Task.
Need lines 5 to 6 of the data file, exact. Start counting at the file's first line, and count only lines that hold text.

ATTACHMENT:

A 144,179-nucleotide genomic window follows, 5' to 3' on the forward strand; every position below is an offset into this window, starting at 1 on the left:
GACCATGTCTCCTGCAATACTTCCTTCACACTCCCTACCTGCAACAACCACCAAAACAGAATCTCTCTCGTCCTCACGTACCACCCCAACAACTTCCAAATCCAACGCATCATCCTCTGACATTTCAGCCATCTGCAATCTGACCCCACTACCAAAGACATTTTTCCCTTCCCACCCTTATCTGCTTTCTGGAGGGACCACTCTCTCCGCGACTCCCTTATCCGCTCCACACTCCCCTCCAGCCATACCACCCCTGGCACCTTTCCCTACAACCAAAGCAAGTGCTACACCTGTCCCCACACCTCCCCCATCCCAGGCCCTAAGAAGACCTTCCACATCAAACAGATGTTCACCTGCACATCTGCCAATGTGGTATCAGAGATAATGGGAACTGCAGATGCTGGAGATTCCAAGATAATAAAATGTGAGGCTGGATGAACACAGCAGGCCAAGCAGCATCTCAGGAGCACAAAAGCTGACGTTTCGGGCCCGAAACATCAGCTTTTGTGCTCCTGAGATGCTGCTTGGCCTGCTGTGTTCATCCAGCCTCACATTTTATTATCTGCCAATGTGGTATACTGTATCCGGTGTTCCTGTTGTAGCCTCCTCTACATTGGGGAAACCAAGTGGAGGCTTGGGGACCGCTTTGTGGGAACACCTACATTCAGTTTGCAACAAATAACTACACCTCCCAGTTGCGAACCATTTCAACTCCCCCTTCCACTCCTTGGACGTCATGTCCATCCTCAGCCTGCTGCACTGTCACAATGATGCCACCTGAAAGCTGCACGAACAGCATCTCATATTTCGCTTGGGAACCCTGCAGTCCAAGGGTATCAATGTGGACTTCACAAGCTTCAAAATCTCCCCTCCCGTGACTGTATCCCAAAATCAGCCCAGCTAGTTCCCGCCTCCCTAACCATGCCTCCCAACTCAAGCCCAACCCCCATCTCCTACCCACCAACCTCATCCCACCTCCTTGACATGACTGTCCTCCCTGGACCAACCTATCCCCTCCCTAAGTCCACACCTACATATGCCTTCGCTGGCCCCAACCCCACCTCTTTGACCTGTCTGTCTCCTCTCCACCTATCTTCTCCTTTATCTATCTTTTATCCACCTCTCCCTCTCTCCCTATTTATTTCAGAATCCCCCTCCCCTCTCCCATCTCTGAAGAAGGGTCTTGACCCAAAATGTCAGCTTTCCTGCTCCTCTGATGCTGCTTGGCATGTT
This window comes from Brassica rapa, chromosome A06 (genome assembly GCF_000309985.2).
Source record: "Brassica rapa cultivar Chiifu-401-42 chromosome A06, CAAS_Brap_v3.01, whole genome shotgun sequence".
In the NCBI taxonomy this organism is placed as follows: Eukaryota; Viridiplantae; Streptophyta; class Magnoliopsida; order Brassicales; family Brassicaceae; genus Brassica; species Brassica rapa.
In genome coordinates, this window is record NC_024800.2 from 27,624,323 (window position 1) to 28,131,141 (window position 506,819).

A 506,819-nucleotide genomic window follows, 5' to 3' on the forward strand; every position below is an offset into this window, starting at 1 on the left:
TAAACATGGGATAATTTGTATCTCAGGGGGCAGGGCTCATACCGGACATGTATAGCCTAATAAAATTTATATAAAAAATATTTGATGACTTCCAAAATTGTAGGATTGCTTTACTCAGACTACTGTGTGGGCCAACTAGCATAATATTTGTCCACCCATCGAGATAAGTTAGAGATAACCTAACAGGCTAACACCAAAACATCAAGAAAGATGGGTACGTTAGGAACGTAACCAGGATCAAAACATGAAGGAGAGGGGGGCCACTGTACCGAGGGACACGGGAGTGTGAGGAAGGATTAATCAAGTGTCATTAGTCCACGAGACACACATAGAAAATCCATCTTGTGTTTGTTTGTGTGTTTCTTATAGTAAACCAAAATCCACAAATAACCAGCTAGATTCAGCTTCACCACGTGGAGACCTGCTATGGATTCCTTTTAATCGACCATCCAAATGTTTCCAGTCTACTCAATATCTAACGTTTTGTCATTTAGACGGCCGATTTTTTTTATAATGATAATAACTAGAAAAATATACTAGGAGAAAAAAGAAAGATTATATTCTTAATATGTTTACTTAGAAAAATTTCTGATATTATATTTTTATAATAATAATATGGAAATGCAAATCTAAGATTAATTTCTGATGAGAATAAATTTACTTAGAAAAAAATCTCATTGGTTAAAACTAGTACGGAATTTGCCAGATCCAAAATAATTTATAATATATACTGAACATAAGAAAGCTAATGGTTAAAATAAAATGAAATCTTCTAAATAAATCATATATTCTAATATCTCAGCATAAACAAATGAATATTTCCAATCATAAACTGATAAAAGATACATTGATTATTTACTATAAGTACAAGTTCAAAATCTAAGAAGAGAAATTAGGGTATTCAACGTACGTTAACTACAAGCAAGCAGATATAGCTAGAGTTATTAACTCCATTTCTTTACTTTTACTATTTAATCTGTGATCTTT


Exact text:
In the NCBI taxonomy this organism is placed as follows: Eukaryota; Viridiplantae; Streptophyta; class Magnoliopsida; order Brassicales; family Brassicaceae; genus Brassica; species Brassica rapa.
In genome coordinates, this window is record NC_024800.2 from 27,624,323 (window position 1) to 28,131,141 (window position 506,819).